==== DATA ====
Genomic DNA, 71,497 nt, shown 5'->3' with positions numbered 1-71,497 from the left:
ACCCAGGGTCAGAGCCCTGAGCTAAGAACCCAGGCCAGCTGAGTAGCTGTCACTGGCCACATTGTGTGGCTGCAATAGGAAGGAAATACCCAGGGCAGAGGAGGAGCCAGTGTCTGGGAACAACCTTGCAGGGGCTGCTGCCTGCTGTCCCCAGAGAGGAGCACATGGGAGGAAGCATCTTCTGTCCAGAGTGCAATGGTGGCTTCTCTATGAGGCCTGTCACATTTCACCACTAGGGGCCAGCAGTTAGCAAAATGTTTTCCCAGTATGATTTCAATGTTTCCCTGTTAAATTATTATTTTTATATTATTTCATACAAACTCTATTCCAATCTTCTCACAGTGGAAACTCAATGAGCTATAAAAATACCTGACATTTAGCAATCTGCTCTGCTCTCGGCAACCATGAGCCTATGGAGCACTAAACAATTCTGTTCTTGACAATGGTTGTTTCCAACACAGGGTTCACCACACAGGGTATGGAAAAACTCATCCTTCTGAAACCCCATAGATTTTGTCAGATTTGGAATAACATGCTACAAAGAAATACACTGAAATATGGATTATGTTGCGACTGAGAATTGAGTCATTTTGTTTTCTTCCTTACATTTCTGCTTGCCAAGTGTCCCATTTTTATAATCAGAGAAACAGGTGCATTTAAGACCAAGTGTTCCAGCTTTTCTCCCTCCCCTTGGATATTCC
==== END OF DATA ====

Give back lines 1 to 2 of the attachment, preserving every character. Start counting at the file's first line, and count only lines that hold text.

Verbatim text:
Genomic DNA, 71,497 nt, shown 5'->3' with positions numbered 1-71,497 from the left:
ACCCAGGGTCAGAGCCCTGAGCTAAGAACCCAGGCCAGCTGAGTAGCTGTCACTGGCCACATTGTGTGGCTGCAATAGGAAGGAAATACCCAGGGCAGAGGAGGAGCCAGTGTCTGGGAACAACCTTGCAGGGGCTGCTGCCTGCTGTCCCCAGAGAGGAGCACATGGGAGGAAGCATCTTCTGTCCAGAGTGCAATGGTGGCTTCTCTATGAGGCCTGTCACATTTCACCACTAGGGGCCAGCAGTTAGCAAAATGTTTTCCCAGTATGATTTCAATGTTTCCCTGTTAAATTATTATTTTTATATTATTTCATACAAACTCTATTCCAATCTTCTCACAGTGGAAACTCAATGAGCTATAAAAATACCTGACATTTAGCAATCTGCTCTGCTCTCGGCAACCATGAGCCTATGGAGCACTAAACAATTCTGTTCTTGACAATGGTTGTTTCCAACACAGGGTTCACCACACAGGGTATGGAAAAACTCATCCTTCTGAAACCCCATAGATTTTGTCAGATTTGGAATAACATGCTACAAAGAAATACACTGAAATATGGATTATGTTGCGACTGAGAATTGAGTCATTTTGTTTTCTTCCTTACATTTCTGCTTGCCAAGTGTCCCATTTTTATAATCAGAGAAACAGGTGCATTTAAGACCAAGTGTTCCAGCTTTTCTCCCTCCCCTTGGATATTCC